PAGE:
High water had caused massive back-ups on the Moldova-Ukraine border on Tuesday as the region attempted to recover from the region's worst flooding in a generation.
Queues of cars were stretching up to ten kilometres on either side of the two former Soviet republics' common border, with delays according to Channel 5 television lasting as much as 24 hours.
Overflowing rivers and torrential rain pushed water levels to record highs on Sunday, killing 22 Ukrainians and causing property damage estimated at half a billion dollars.
Six water border crossings connecting the two countries across the Dniestr or Prut' Rivers were closed on Tuesday due to overwhelming current and, at some locations, water levels well above piers used by river ferries.
Two key road crossings, one along the key Chisinau-Odessa highway, were similarly shut down due to high waters blocking routes.
The border delays mostly affected lorry traffic and holiday-makers travelling between the two cities, the Infotag news agency reported.
Two road checkpoints were processing long-distance international traffic in the flooded regions, albeit with substantial delays, said Dmitru Osoianu, a Moldova Border Troops spokesman.
Overwhelming water flow in the Dniestr was threatening a hydroelectric dam near the Moldovan city Dubossari, where according to local officials water volumes were running at 3,000 cubic meters a second, against the dam's rated maximum capacity of 2,500 cubic metres a second.
A substantial increase in water volume hitting the sluiceways would force the evacuation of as many as 50,000 persons from Dubossari and surrounding villages, as the dam could not be expected to hold, Infotag reported.
Also threatened by rising water was the main water pumping station of Moldova's capital city Chisinau, located on a tributary of the Dniestr.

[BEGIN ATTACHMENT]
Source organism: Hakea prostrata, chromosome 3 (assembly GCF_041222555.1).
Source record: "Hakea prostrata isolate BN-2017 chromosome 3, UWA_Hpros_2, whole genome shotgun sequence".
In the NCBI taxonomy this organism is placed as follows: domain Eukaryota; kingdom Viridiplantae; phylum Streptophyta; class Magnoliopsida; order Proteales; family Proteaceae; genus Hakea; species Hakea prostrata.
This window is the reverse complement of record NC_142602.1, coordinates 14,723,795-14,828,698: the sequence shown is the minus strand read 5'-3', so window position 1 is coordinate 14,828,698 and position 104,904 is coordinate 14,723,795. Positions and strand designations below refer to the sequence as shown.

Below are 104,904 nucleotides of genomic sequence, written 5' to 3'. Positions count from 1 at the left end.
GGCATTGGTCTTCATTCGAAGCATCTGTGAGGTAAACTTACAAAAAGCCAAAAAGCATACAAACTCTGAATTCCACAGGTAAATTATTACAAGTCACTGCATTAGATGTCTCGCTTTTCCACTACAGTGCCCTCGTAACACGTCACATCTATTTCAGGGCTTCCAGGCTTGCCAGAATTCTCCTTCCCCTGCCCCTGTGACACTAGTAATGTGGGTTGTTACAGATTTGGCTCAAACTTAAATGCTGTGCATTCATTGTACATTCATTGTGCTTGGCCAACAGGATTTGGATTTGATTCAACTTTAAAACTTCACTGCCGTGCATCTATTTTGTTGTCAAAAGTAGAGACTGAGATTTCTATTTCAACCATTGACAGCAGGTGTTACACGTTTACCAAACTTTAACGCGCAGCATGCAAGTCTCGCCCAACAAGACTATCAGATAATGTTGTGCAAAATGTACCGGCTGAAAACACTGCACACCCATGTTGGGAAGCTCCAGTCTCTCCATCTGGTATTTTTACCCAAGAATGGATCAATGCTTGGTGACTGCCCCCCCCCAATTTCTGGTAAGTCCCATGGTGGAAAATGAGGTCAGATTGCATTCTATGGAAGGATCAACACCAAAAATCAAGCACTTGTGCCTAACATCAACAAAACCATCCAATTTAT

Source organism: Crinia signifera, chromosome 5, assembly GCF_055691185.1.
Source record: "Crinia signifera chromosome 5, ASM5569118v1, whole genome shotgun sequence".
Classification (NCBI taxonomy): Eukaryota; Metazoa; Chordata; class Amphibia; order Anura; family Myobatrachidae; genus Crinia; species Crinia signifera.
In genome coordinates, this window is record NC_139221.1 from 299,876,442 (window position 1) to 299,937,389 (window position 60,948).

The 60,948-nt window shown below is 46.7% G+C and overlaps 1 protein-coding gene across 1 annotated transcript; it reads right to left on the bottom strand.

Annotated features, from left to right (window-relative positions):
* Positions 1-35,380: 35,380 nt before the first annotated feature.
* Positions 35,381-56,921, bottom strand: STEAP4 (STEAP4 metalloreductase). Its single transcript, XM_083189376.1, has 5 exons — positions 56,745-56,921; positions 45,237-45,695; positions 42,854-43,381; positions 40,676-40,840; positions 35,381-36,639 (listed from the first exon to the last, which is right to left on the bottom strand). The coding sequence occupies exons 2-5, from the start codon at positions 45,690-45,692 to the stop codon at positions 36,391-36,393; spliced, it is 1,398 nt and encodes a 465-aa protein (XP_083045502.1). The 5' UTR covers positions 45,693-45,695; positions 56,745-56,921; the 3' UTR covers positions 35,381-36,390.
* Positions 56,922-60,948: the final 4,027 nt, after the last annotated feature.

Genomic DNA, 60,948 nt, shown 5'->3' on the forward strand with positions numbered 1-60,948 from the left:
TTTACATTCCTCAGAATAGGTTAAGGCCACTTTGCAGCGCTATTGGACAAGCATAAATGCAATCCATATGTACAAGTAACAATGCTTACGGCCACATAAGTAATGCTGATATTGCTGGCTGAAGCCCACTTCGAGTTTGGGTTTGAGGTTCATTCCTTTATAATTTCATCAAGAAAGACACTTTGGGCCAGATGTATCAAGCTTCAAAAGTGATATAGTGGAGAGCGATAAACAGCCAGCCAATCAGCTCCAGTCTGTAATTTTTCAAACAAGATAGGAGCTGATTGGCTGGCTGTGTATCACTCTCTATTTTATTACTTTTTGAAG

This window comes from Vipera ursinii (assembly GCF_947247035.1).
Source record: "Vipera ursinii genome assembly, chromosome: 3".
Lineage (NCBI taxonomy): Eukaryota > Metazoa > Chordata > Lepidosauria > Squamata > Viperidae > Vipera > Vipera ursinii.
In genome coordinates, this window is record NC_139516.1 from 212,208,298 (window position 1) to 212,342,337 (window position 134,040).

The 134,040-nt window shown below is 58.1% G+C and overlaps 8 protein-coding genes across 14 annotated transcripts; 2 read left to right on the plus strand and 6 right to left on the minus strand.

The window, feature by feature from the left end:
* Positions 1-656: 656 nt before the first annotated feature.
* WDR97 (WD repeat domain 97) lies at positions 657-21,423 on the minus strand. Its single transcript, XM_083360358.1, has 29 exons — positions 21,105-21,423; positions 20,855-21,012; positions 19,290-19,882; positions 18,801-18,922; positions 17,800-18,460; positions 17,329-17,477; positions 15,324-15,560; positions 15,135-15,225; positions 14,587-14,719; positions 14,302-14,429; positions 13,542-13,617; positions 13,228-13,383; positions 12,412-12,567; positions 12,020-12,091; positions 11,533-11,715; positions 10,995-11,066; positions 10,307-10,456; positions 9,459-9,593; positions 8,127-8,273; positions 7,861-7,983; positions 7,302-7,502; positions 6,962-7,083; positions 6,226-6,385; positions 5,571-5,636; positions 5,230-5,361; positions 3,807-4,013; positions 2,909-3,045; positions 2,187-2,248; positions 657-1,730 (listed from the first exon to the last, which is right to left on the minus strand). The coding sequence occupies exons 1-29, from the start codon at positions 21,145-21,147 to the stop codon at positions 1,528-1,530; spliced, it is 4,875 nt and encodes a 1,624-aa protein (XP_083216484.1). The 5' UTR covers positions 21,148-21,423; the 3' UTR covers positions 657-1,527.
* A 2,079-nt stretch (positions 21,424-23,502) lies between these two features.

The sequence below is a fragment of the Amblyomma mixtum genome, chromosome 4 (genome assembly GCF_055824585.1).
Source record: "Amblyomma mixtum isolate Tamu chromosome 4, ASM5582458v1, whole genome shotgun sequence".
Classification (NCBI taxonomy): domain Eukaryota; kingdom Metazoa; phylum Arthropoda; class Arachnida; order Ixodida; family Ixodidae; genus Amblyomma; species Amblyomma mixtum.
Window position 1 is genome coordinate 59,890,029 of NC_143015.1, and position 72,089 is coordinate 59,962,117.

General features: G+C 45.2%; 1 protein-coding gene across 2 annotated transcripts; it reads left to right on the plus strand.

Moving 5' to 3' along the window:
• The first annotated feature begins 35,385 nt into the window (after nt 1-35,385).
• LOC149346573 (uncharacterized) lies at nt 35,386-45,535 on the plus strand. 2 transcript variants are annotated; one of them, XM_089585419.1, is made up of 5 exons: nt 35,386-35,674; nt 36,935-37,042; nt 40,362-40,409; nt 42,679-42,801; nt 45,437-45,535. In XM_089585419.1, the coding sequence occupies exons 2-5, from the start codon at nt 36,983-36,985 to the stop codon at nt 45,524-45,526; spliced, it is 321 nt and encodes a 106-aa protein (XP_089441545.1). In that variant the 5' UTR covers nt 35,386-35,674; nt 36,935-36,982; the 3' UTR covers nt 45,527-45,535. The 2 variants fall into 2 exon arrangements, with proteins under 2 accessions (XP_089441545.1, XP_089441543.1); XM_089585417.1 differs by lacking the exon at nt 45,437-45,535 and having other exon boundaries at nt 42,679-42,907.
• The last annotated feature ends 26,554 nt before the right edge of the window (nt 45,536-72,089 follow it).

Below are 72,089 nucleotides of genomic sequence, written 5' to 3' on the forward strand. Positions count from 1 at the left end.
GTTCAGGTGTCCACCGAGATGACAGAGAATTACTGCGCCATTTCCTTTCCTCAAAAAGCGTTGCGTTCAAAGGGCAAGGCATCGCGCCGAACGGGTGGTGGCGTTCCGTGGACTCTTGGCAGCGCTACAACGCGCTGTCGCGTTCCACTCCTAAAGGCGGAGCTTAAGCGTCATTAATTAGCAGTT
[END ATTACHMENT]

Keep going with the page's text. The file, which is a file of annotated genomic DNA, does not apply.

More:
A rise of a half of a metre in local river levels would force a shut-down of the station, leaving the city of 600,000 with less than a week of drinking water, said Tatiana Korchak, a Chisinau official.
Ukrainian emergency workers on Tuesday likewise were still battling to shore up two Dniestr River hydroelectric dams threatening to fail and inundate hundreds of villages higher up the waterway.
Ukrainian President Viktor Yushchenko during a visit to the hard-hit Ivano-Frankivsk region on Tuesday said the dams would hold but "a maximum government effort is required."
Waters throughout the lower Prut' and Dienstr were still rising on Wednesday, running as much as twenty metres above normal levels in isolated locations and ten metres along much of their length.
Evacuation continued throughout the two river's flood plains as rescue workers attempted to move mostly rural residents out of the path of rising waters.
Villagers unwillingness to leave their farm animals was widespread and was delaying government workers' efforts to save human life, Fakty newspaper reported.
Moldovan government statisticians by midday Wednesday reported the state had evacuated some 4,900 persons, leaving behind them more than 1,000 flooded homes, of which at least 100 were destroyed.
The Ukrainian numbers as of Wednesday were worse, with government record-keepers estimating some 25,000 Ukrainians had been evacuated from their homes, and as many as 10,000 homes or businesses flooded.